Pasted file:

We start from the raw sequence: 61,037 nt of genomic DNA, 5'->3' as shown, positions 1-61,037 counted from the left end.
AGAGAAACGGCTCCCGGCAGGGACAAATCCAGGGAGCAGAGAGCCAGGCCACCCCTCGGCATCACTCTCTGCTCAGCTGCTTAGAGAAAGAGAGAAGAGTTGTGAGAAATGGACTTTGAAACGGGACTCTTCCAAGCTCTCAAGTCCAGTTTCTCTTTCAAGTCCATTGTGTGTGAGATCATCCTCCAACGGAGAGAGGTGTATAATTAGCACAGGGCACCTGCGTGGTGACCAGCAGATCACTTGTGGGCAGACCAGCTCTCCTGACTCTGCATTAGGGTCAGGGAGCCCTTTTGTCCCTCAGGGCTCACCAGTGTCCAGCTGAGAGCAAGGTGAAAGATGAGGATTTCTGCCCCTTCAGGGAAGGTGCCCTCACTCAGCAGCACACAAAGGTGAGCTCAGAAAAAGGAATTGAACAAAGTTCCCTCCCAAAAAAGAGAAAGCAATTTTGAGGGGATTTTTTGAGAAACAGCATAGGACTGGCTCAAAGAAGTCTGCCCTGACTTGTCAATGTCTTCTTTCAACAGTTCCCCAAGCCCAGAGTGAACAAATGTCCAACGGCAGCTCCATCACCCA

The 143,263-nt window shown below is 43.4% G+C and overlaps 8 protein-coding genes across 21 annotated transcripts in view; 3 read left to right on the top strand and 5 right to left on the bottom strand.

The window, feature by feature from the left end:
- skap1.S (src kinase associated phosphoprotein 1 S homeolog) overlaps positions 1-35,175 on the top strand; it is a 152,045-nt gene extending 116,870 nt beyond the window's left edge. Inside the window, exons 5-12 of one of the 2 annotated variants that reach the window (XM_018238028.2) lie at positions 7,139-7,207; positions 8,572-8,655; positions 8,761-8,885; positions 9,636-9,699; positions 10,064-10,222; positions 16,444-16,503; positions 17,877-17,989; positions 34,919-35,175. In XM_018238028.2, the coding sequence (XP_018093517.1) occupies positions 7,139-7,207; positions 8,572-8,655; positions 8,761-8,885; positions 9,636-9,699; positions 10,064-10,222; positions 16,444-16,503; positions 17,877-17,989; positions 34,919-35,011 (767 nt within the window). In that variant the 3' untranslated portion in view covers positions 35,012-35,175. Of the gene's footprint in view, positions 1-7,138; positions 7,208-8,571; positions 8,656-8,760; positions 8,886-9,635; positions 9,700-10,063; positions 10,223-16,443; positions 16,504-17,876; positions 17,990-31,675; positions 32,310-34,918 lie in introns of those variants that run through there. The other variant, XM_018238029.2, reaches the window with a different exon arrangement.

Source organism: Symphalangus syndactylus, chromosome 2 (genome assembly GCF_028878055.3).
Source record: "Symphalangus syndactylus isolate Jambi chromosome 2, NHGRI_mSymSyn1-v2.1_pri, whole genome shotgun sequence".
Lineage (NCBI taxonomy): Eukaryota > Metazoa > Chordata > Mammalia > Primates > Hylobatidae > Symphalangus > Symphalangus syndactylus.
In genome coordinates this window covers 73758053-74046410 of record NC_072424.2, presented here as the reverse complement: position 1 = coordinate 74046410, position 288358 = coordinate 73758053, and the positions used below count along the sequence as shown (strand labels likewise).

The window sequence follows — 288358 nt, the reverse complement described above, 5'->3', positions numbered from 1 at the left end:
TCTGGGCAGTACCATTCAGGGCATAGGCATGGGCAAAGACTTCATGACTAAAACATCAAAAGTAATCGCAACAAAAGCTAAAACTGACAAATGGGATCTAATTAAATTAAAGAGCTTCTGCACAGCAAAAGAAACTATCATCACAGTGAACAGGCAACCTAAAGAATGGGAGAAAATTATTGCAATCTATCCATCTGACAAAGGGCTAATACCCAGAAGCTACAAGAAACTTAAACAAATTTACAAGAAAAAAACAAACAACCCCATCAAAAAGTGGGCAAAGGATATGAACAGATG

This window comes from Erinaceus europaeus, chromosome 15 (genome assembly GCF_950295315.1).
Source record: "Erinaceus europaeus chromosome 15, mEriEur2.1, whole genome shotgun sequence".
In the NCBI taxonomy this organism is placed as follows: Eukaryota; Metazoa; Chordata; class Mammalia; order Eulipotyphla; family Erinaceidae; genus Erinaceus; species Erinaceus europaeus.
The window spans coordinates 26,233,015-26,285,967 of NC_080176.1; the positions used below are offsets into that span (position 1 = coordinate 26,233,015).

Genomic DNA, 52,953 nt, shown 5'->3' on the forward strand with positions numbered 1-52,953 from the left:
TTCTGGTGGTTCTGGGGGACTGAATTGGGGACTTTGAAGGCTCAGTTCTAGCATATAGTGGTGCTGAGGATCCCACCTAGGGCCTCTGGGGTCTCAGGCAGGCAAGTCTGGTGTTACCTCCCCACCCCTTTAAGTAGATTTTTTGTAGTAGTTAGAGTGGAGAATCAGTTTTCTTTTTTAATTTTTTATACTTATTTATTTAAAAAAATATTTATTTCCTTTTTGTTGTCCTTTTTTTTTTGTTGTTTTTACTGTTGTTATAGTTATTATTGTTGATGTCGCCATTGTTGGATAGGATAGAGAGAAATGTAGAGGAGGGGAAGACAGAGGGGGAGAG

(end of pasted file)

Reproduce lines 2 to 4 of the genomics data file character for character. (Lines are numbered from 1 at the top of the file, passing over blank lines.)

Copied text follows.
AGAGAAACGGCTCCCGGCAGGGACAAATCCAGGGAGCAGAGAGCCAGGCCACCCCTCGGCATCACTCTCTGCTCAGCTGCTTAGAGAAAGAGAGAAGAGTTGTGAGAAATGGACTTTGAAACGGGACTCTTCCAAGCTCTCAAGTCCAGTTTCTCTTTCAAGTCCATTGTGTGTGAGATCATCCTCCAACGGAGAGAGGTGTATAATTAGCACAGGGCACCTGCGTGGTGACCAGCAGATCACTTGTGGGCAGACCAGCTCTCCTGACTCTGCATTAGGGTCAGGGAGCCCTTTTGTCCCTCAGGGCTCACCAGTGTCCAGCTGAGAGCAAGGTGAAAGATGAGGATTTCTGCCCCTTCAGGGAAGGTGCCCTCACTCAGCAGCACACAAAGGTGAGCTCAGAAAAAGGAATTGAACAAAGTTCCCTCCCAAAAAAGAGAAAGCAATTTTGAGGGGATTTTTTGAGAAACAGCATAGGACTGGCTCAAAGAAGTCTGCCCTGACTTGTCAATGTCTTCTTTCAACAGTTCCCCAAGCCCAGAGTGAACAAATGTCCAACGGCAGCTCCATCACCCA

The 143,263-nt window shown below is 43.4% G+C and overlaps 8 protein-coding genes across 21 annotated transcripts in view; 3 read left to right on the top strand and 5 right to left on the bottom strand.

The window, feature by feature from the left end: